All of these obstacles can culminate into an effect where Latinas have to outperform all of the competition around them in order to move ahead. One particularly poignant example of this phenomenon are the 2009 confirmation hearings of now Justice Sonia Sotomayor. Justice Sotomayor’s nomination was thought to be inevitable at first, because of her extensive qualifications. She had served seventeen years on the bench and had more judicial experience than any other Supreme Court nominee of the past ten years. However, she had to fend off criticisms that she was “anti-white” and that she did not have the temperament required of a Supreme Court Justice during her confirmation hearings in the Senate. Justice Sotomayor’s confirmation hearings were starkly differently, not only from those of the previously appointed female justices, but also from those of the appointed African American justices.
These challenges for Latinas in the legal profession can seem quite daunting. It is also daunting to draw attention to these difficulties. Asking for help can be seen as admitting to weakness. When the Latina community asks for an equal opportunity, all too easily that request can be twisted by others into appearing as a statement admitting that Latinas are not successful lawyer material. This particular barrier, however, might best be overcome if the narrative surrounding Latina lawyering shifts towards a strengths-based story. If Latina lawyers and professionals emphasize their successes and how they have risen above all the obstacles they have faced, Latinas around the nation could feel empowered to pursue similar paths. Justice Sonia Sotomayor’s memoir My Beloved World is one example of how empowering for the audience personal storytelling can be. Shifting towards this strengths-focused style could likely help combat society’s traditional conception of a successful lawyer as only being white and/or male.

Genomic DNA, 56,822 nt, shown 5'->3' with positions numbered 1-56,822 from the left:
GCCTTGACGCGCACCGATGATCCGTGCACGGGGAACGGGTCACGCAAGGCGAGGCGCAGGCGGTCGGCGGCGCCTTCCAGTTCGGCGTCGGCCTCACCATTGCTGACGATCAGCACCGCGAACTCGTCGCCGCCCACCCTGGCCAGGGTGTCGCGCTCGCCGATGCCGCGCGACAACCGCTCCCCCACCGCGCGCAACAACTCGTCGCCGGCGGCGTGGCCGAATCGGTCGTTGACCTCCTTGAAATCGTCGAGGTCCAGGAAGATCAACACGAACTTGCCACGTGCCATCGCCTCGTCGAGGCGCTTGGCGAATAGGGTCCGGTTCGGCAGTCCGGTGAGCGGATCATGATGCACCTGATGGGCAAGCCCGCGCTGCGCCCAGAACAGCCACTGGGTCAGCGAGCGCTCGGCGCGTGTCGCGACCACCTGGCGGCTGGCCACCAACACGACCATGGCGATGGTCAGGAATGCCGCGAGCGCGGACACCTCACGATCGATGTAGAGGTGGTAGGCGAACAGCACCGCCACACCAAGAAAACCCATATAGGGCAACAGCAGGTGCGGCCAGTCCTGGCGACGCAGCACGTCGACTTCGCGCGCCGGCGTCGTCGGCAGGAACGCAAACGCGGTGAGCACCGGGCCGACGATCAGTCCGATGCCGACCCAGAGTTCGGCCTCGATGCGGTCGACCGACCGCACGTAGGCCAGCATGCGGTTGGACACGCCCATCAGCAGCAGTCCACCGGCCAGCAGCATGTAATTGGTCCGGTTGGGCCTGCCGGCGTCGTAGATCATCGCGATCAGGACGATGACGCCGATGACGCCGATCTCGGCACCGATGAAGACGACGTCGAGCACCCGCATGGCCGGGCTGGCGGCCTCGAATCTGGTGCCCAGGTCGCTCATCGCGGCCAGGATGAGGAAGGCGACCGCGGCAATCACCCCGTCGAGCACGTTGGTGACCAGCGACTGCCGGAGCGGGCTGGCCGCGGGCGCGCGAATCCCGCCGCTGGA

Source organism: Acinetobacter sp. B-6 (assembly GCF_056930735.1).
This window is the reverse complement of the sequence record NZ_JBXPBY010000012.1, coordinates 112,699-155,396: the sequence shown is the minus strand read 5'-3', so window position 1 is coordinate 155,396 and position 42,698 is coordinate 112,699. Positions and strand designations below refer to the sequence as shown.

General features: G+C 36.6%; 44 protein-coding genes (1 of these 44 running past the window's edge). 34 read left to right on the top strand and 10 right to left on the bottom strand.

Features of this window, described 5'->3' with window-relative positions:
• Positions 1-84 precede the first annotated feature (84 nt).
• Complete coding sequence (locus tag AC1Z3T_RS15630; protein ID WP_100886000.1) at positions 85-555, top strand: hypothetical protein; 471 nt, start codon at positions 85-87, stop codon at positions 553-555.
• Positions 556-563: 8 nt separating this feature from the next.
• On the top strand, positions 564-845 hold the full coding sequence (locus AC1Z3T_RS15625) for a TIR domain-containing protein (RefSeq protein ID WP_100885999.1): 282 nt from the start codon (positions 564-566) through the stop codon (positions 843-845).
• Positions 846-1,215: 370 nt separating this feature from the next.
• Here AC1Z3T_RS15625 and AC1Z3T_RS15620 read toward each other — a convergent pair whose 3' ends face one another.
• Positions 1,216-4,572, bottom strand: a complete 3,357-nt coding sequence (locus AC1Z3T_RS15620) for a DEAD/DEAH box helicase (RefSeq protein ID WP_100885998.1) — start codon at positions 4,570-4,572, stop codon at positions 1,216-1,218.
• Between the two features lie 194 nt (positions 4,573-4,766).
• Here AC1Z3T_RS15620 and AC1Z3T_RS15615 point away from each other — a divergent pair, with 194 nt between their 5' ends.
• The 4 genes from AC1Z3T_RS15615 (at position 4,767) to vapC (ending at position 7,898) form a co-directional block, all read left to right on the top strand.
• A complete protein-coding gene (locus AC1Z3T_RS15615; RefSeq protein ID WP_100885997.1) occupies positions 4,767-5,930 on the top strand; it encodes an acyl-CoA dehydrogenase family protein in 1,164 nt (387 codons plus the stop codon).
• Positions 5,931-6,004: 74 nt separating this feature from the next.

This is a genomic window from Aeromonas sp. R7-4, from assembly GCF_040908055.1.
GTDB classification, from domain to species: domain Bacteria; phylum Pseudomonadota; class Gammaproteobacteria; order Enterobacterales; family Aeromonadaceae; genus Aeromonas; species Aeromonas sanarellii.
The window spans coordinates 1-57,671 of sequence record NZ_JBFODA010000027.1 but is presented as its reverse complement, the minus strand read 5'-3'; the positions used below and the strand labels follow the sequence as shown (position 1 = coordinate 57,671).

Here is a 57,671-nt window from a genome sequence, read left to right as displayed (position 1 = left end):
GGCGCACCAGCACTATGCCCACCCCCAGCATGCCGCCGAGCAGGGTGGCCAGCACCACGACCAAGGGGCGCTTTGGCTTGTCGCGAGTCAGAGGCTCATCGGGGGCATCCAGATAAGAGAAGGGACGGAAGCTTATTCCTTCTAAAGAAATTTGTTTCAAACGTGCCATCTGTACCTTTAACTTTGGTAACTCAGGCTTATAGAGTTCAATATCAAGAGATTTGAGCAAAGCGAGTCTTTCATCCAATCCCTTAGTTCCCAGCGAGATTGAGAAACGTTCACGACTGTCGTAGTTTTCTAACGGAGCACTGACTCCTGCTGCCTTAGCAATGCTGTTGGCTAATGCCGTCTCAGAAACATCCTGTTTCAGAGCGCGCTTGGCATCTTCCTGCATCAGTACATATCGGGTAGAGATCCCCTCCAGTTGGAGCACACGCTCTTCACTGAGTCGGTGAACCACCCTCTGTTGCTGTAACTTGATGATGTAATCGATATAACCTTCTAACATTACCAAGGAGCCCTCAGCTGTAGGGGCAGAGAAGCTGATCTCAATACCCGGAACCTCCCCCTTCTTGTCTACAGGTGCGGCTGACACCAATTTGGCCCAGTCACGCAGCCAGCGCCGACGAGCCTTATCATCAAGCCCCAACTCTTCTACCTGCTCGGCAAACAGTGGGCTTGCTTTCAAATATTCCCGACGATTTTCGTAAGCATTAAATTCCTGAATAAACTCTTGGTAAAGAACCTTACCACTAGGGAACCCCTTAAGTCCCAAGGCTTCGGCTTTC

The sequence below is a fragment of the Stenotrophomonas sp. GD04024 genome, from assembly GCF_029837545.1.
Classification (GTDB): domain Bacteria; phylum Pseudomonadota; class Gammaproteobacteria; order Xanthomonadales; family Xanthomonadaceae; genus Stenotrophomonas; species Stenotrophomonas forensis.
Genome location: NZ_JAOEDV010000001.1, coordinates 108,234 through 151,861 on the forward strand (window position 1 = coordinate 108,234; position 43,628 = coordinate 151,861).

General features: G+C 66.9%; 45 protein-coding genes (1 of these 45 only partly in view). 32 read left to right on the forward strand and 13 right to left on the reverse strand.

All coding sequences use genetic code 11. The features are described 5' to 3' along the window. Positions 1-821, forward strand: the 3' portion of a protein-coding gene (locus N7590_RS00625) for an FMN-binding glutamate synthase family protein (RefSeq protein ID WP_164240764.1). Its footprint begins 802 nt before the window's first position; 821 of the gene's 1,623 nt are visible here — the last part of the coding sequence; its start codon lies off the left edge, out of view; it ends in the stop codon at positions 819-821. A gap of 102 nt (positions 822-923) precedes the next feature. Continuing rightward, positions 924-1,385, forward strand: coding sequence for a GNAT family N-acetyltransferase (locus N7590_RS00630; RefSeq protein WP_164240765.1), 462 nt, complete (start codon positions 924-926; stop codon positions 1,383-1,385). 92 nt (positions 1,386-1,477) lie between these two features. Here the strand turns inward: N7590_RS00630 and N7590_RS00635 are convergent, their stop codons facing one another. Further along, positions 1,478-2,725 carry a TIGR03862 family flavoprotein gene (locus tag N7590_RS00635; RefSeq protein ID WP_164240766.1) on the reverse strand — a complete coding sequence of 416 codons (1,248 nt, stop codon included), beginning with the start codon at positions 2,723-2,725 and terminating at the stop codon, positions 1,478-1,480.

There is precedent for re-framing this narrative. Latina studies research has uncovered an understanding about Latin family structures and cultures as providing an irreplaceable support network to Latina lawyers, despite cultural norms restricting Latinas to the home sphere. Additionally, Latina experiences with family members or themselves with immigration and criminal legal systems can enhance their ability to empathize, communicate, and advocate for clients. Furthermore, some Latina lawyers have reported using their identity as a courtroom strategy, or a “secret weapon.” Opposing counsel and/or judges who do not expect high quality Latina lawyering, are caught off guard and are gotten the better of when the Latina lawyer appears in court extra prepared and highly articulate, with phenomenally written briefs. Finally, in 2008, Latina law professors compiled a Dirty Dozen list, which was a list of the top twelve law schools, in areas with high Latina populations, that did not include a single Latina among the law school faculty. These kind of bold strategies that question legal institutions can help draw attention to Latina strengths in addition to pointing out barriers Latinas face like institutional racism and sexism.